Snakes on a Plane
Posted by AB in current events 8 years ago
Two Kuwaitis have been arrested in Indonesia for attempting to smuggle 40 pythons on board an aircraft in their luggage, airport officials say.
Elfoid: Humanoid mobile phone
Posted by AB in gadgets 8 years ago
Robotics researchers from Osaka University have teamed up with NTT Docomo and Qualcomm to develop a handheld humanoid phone that brings a new dimension to mobile communications.  
Equipped with a camera and motion-capture system, the Elfoid phone will be able to watch the user's face and transmit motion data to another Elfoid phone, which can then reproduce the face and head movements in real-time.
Posted by AB in Woodgie Woodgie Woodgie 8 years ago
A quick and simple service for getting pictures of kittens for use as placeholders in your designs or code.  
Horked from Abstruse Goose #345.
A single protein found on the surface of squid egg capsules will instantly transform a placid cephalopod into an eight-armed undersea terror, scientists discover.  
Future research might investigate whether comparable human semen proteins have similar effects, investigators added.
An award-winning website containing detailed biographies on many historical and contemporary mathematicians, as well as information on notable curves and various topics in the history of mathematics.  
[cc: history]
THE next time you gaze deep into someone's eyes, you might be shocked at what you see: tiny circuits ringing their irises, their pupils dancing with pinpricks of light. These smart contact lenses aren't intended to improve vision. Instead, they will monitor blood sugar levels in people with diabetes or look for signs of glaucoma.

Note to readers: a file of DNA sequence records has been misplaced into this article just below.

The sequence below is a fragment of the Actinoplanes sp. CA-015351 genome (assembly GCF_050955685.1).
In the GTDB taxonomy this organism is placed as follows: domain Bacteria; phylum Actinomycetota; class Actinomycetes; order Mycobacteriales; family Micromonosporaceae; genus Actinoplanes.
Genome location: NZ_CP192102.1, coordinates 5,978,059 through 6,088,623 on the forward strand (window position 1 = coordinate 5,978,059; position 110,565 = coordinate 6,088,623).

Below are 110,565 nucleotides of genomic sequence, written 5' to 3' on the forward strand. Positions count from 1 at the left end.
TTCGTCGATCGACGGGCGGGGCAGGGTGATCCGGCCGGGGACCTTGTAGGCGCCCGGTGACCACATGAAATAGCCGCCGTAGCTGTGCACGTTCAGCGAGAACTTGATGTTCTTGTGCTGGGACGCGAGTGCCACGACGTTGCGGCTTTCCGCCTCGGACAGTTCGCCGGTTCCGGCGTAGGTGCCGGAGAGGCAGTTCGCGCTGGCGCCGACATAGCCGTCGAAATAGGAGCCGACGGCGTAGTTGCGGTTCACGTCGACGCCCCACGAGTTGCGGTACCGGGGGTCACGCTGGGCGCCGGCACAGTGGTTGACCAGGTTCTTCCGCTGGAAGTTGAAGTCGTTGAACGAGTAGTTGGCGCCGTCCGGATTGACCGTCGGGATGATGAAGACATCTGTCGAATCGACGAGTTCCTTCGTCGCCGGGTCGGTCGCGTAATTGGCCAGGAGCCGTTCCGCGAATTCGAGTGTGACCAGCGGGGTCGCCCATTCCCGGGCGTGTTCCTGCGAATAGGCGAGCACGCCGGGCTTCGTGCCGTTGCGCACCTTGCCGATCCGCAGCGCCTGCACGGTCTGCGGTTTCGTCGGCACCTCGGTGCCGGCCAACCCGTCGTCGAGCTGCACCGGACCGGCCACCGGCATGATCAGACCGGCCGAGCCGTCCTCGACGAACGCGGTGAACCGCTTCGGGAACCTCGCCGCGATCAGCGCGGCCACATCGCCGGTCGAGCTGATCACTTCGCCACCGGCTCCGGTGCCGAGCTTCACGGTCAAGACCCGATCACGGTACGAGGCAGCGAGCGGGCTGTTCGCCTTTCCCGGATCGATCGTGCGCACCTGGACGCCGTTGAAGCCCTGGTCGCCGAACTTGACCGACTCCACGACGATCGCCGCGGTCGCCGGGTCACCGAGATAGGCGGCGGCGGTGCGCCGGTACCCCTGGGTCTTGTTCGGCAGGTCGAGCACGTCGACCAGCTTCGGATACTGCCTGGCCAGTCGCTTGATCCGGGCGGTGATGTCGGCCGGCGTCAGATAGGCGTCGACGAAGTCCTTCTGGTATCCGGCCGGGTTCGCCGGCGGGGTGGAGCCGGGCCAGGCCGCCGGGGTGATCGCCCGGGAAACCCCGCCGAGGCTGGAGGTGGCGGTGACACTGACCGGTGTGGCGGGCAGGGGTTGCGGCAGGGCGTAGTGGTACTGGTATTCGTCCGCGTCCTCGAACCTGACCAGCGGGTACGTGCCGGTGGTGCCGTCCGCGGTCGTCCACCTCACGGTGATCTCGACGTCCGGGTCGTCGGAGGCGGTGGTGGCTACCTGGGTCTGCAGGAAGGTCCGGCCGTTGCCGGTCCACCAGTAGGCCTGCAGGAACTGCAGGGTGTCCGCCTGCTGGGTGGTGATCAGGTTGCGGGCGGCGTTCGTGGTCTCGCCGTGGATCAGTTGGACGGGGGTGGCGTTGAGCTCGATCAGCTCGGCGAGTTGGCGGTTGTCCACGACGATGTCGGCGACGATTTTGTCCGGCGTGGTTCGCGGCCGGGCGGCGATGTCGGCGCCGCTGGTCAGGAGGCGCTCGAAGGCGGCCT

The lenses could also map images directly onto the field of view, creating head-up displays for the ultimate augmented reality experience, without wearing glasses or a headset.
Lego Antikythera Mechanism
Posted by AB in fun & games 8 years ago
The Antikythera Mechanism is the oldest known scientific computer, built in Greece at around 100 BCE. Lost for 2000 years, it was recovered from a shipwreck in 1901. But not until a century later was its purpose understood: an astronomical clock that determines the positions of celestial bodies with extraordinary precision. In 2010, we built a fully-functional replica out of Lego.  
YouTube - 2:57  
[cc: blinded by science]  
[cc: history]
The Biology of Sloppy Code
Posted by AB in the wired 8 years ago
I'm watching the Future of Programming Languages panel and a point came up that really resonated with me. To the question, "what is the next big trend in programming", Guy Steele said, "Maybe it's sloppy programming."  
It's hard not to recoil from that and either deny it, or at least wish it weren't true. I believe it is true. I think it's inevitable, and, unlike probably most of my peers, I don't think it's a bad thing.  
[cc: blinded by science]  
[cc: the good ol' days]
A team of UCSF researchers has engineered E. coli with the key molecular circuitry that will enable genetic engineers to program cells to communicate and perform computations.  
The referenced Nature article (pdf)
A robber follows home and then holds up the owners of a Staten Island pizzeria. He steals a bag he thinks contains money, but which actually contains pizza dough.  
[cc: just add bacon]
...Acting Like A Search Engine